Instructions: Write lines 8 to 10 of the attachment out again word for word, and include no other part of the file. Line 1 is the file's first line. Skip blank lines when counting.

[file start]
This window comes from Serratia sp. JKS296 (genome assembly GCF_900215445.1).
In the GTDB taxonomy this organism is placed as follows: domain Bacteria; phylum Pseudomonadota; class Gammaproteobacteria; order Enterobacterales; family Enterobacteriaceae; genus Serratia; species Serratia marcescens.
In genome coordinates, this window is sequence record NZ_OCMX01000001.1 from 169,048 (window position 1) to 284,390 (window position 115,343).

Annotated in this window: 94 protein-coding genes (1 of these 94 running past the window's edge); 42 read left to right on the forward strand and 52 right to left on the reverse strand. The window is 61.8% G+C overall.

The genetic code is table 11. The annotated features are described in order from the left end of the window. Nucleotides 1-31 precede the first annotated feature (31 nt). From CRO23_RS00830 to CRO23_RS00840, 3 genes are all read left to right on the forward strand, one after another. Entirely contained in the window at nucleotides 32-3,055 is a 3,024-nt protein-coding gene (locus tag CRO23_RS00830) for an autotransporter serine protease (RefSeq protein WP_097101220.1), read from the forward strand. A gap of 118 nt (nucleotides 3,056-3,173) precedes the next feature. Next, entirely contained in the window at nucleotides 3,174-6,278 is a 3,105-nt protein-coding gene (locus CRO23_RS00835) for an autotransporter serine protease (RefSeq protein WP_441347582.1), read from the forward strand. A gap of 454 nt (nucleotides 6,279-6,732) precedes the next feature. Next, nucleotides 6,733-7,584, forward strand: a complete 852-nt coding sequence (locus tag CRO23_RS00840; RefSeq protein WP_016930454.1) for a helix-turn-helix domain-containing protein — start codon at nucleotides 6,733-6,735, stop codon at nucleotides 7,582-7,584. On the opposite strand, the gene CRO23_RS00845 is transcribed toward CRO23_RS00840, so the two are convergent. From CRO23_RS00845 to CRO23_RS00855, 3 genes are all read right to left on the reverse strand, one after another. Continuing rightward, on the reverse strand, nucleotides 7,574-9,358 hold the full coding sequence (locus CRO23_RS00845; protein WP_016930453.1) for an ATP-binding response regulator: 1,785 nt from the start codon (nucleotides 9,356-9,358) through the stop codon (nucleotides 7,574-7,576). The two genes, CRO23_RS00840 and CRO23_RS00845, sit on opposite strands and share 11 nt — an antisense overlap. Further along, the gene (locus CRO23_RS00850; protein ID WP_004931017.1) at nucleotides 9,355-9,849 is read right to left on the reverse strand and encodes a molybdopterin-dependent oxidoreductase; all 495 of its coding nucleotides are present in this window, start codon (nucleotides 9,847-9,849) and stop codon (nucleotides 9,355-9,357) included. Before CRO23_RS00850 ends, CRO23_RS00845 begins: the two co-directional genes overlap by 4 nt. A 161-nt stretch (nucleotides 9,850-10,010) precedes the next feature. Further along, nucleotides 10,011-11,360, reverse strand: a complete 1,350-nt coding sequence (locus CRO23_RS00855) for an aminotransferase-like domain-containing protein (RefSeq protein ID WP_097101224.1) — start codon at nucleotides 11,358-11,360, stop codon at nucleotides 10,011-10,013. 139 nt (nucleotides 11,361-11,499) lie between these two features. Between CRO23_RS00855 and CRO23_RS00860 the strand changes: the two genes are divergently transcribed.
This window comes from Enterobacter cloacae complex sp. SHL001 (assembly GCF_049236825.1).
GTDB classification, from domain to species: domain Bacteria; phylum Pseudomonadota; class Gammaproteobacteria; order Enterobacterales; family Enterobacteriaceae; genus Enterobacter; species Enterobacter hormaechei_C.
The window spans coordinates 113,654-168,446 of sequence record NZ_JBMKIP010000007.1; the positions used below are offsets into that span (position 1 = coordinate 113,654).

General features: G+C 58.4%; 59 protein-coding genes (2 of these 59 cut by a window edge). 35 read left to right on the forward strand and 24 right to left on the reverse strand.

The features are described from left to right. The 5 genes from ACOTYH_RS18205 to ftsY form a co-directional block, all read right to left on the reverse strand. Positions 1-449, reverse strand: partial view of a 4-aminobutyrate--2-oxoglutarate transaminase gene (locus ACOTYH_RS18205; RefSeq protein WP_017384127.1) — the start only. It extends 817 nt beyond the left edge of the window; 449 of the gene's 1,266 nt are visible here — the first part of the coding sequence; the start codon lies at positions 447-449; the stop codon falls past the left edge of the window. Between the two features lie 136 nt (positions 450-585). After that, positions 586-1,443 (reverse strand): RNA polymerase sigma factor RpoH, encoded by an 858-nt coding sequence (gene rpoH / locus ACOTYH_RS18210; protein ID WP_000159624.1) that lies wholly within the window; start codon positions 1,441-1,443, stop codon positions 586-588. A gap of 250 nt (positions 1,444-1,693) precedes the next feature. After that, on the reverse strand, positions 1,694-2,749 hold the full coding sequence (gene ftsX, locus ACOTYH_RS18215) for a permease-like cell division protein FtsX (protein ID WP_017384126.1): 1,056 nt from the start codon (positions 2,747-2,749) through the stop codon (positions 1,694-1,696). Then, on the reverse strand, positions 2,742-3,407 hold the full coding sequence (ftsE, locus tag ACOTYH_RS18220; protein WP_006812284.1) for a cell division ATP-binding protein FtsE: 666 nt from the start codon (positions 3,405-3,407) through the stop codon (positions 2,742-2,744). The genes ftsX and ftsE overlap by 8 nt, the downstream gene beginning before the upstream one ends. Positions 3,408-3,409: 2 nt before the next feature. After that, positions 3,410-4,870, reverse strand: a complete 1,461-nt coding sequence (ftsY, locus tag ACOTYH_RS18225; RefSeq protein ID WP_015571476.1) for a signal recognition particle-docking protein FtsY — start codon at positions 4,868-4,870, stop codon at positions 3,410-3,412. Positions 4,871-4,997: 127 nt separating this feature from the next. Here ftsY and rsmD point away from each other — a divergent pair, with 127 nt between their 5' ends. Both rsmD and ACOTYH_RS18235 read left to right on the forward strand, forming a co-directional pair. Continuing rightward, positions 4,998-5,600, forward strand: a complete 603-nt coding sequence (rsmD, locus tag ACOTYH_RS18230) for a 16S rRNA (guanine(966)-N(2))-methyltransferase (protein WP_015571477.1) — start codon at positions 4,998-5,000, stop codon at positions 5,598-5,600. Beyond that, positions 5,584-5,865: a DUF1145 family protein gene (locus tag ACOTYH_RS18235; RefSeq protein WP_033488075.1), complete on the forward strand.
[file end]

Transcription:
The window spans coordinates 113,654-168,446 of sequence record NZ_JBMKIP010000007.1; the positions used below are offsets into that span (position 1 = coordinate 113,654).

General features: G+C 58.4%; 59 protein-coding genes (2 of these 59 cut by a window edge). 35 read left to right on the forward strand and 24 right to left on the reverse strand.

The features are described from left to right. The 5 genes from ACOTYH_RS18205 to ftsY form a co-directional block, all read right to left on the reverse strand. Positions 1-449, reverse strand: partial view of a 4-aminobutyrate--2-oxoglutarate transaminase gene (locus ACOTYH_RS18205; RefSeq protein WP_017384127.1) — the start only. It extends 817 nt beyond the left edge of the window; 449 of the gene's 1,266 nt are visible here — the first part of the coding sequence; the start codon lies at positions 447-449; the stop codon falls past the left edge of the window. Between the two features lie 136 nt (positions 450-585). After that, positions 586-1,443 (reverse strand): RNA polymerase sigma factor RpoH, encoded by an 858-nt coding sequence (gene rpoH / locus ACOTYH_RS18210; protein ID WP_000159624.1) that lies wholly within the window; start codon positions 1,441-1,443, stop codon positions 586-588. A gap of 250 nt (positions 1,444-1,693) precedes the next feature. After that, on the reverse strand, positions 1,694-2,749 hold the full coding sequence (gene ftsX, locus ACOTYH_RS18215) for a permease-like cell division protein FtsX (protein ID WP_017384126.1): 1,056 nt from the start codon (positions 2,747-2,749) through the stop codon (positions 1,694-1,696). Then, on the reverse strand, positions 2,742-3,407 hold the full coding sequence (ftsE, locus tag ACOTYH_RS18220; protein WP_006812284.1) for a cell division ATP-binding protein FtsE: 666 nt from the start codon (positions 3,405-3,407) through the stop codon (positions 2,742-2,744). The genes ftsX and ftsE overlap by 8 nt, the downstream gene beginning before the upstream one ends. Positions 3,408-3,409: 2 nt before the next feature. After that, positions 3,410-4,870, reverse strand: a complete 1,461-nt coding sequence (ftsY, locus tag ACOTYH_RS18225; RefSeq protein ID WP_015571476.1) for a signal recognition particle-docking protein FtsY — start codon at positions 4,868-4,870, stop codon at positions 3,410-3,412. Positions 4,871-4,997: 127 nt separating this feature from the next. Here ftsY and rsmD point away from each other — a divergent pair, with 127 nt between their 5' ends. Both rsmD and ACOTYH_RS18235 read left to right on the forward strand, forming a co-directional pair. Continuing rightward, positions 4,998-5,600, forward strand: a complete 603-nt coding sequence (rsmD, locus tag ACOTYH_RS18230) for a 16S rRNA (guanine(966)-N(2))-methyltransferase (protein WP_015571477.1) — start codon at positions 4,998-5,000, stop codon at positions 5,598-5,600. Beyond that, positions 5,584-5,865: a DUF1145 family protein gene (locus tag ACOTYH_RS18235; RefSeq protein WP_033488075.1), complete on the forward strand.